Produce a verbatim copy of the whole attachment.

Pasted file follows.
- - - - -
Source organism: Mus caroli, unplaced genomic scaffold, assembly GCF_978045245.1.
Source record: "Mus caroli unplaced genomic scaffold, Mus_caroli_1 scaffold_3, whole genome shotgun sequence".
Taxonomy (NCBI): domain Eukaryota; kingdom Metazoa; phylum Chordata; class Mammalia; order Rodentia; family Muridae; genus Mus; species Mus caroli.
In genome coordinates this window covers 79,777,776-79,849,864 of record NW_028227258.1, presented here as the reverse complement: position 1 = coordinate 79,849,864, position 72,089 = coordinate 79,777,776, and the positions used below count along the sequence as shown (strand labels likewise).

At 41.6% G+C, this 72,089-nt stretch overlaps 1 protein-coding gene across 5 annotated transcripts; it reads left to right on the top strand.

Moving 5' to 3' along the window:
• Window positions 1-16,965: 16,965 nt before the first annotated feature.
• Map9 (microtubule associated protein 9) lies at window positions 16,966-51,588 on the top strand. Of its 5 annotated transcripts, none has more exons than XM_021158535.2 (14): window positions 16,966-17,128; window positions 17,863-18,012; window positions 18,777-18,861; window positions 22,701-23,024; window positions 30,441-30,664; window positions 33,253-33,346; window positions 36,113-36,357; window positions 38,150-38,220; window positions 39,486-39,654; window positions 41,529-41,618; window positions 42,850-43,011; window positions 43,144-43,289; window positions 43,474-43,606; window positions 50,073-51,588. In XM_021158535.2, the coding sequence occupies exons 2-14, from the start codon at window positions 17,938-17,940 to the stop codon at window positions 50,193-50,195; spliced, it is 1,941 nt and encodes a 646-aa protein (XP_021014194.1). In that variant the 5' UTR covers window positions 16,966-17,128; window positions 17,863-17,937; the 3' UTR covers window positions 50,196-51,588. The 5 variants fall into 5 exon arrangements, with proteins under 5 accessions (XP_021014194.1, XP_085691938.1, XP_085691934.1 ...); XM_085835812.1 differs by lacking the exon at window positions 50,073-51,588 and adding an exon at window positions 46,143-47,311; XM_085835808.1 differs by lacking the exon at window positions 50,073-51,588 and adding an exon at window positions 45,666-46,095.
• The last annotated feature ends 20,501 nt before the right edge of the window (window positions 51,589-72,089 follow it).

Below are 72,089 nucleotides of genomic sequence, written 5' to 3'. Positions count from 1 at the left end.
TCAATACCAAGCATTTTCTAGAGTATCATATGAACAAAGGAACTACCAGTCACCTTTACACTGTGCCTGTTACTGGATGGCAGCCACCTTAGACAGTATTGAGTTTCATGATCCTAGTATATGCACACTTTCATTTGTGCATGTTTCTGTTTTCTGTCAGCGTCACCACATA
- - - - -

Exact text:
Source organism: Mus caroli, unplaced genomic scaffold, assembly GCF_978045245.1.
Source record: "Mus caroli unplaced genomic scaffold, Mus_caroli_1 scaffold_3, whole genome shotgun sequence".
Taxonomy (NCBI): domain Eukaryota; kingdom Metazoa; phylum Chordata; class Mammalia; order Rodentia; family Muridae; genus Mus; species Mus caroli.
In genome coordinates this window covers 79,777,776-79,849,864 of record NW_028227258.1, presented here as the reverse complement: position 1 = coordinate 79,849,864, position 72,089 = coordinate 79,777,776, and the positions used below count along the sequence as shown (strand labels likewise).

At 41.6% G+C, this 72,089-nt stretch overlaps 1 protein-coding gene across 5 annotated transcripts; it reads left to right on the top strand.

Moving 5' to 3' along the window:
• Window positions 1-16,965: 16,965 nt before the first annotated feature.
• Map9 (microtubule associated protein 9) lies at window positions 16,966-51,588 on the top strand. Of its 5 annotated transcripts, none has more exons than XM_021158535.2 (14): window positions 16,966-17,128; window positions 17,863-18,012; window positions 18,777-18,861; window positions 22,701-23,024; window positions 30,441-30,664; window positions 33,253-33,346; window positions 36,113-36,357; window positions 38,150-38,220; window positions 39,486-39,654; window positions 41,529-41,618; window positions 42,850-43,011; window positions 43,144-43,289; window positions 43,474-43,606; window positions 50,073-51,588. In XM_021158535.2, the coding sequence occupies exons 2-14, from the start codon at window positions 17,938-17,940 to the stop codon at window positions 50,193-50,195; spliced, it is 1,941 nt and encodes a 646-aa protein (XP_021014194.1). In that variant the 5' UTR covers window positions 16,966-17,128; window positions 17,863-17,937; the 3' UTR covers window positions 50,196-51,588. The 5 variants fall into 5 exon arrangements, with proteins under 5 accessions (XP_021014194.1, XP_085691938.1, XP_085691934.1 ...); XM_085835812.1 differs by lacking the exon at window positions 50,073-51,588 and adding an exon at window positions 46,143-47,311; XM_085835808.1 differs by lacking the exon at window positions 50,073-51,588 and adding an exon at window positions 45,666-46,095.
• The last annotated feature ends 20,501 nt before the right edge of the window (window positions 51,589-72,089 follow it).

Below are 72,089 nucleotides of genomic sequence, written 5' to 3'. Positions count from 1 at the left end.
TCAATACCAAGCATTTTCTAGAGTATCATATGAACAAAGGAACTACCAGTCACCTTTACACTGTGCCTGTTACTGGATGGCAGCCACCTTAGACAGTATTGAGTTTCATGATCCTAGTATATGCACACTTTCATTTGTGCATGTTTCTGTTTTCTGTCAGCGTCACCACATA